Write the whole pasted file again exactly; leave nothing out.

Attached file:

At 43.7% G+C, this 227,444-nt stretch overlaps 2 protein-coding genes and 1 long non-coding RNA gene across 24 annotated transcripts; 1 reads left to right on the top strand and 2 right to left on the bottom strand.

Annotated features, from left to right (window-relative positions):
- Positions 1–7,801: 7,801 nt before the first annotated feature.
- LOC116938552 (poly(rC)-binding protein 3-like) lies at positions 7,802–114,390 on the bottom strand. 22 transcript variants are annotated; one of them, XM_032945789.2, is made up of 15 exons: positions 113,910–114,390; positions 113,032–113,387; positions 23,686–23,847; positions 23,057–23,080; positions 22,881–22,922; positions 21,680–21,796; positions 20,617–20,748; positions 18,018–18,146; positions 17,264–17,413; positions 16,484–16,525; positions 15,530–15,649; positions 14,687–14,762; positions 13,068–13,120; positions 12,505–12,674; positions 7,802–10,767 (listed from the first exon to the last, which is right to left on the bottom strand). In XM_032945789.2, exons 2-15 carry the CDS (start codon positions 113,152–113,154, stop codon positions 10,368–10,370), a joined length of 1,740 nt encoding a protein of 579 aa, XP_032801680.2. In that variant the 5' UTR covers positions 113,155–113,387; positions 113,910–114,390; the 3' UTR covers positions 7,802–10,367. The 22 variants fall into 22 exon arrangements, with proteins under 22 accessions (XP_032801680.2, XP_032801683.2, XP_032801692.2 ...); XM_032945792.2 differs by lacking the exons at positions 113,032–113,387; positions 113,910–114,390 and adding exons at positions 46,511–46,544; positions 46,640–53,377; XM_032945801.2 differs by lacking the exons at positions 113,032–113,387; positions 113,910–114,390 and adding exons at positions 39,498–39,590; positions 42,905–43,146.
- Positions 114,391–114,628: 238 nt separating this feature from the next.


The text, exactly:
At 43.7% G+C, this 227,444-nt stretch overlaps 2 protein-coding genes and 1 long non-coding RNA gene across 24 annotated transcripts; 1 reads left to right on the top strand and 2 right to left on the bottom strand.

Annotated features, from left to right (window-relative positions):
- Positions 1–7,801: 7,801 nt before the first annotated feature.
- LOC116938552 (poly(rC)-binding protein 3-like) lies at positions 7,802–114,390 on the bottom strand. 22 transcript variants are annotated; one of them, XM_032945789.2, is made up of 15 exons: positions 113,910–114,390; positions 113,032–113,387; positions 23,686–23,847; positions 23,057–23,080; positions 22,881–22,922; positions 21,680–21,796; positions 20,617–20,748; positions 18,018–18,146; positions 17,264–17,413; positions 16,484–16,525; positions 15,530–15,649; positions 14,687–14,762; positions 13,068–13,120; positions 12,505–12,674; positions 7,802–10,767 (listed from the first exon to the last, which is right to left on the bottom strand). In XM_032945789.2, exons 2-15 carry the CDS (start codon positions 113,152–113,154, stop codon positions 10,368–10,370), a joined length of 1,740 nt encoding a protein of 579 aa, XP_032801680.2. In that variant the 5' UTR covers positions 113,155–113,387; positions 113,910–114,390; the 3' UTR covers positions 7,802–10,367. The 22 variants fall into 22 exon arrangements, with proteins under 22 accessions (XP_032801680.2, XP_032801683.2, XP_032801692.2 ...); XM_032945792.2 differs by lacking the exons at positions 113,032–113,387; positions 113,910–114,390 and adding exons at positions 46,511–46,544; positions 46,640–53,377; XM_032945801.2 differs by lacking the exons at positions 113,032–113,387; positions 113,910–114,390 and adding exons at positions 39,498–39,590; positions 42,905–43,146.
- Positions 114,391–114,628: 238 nt separating this feature from the next.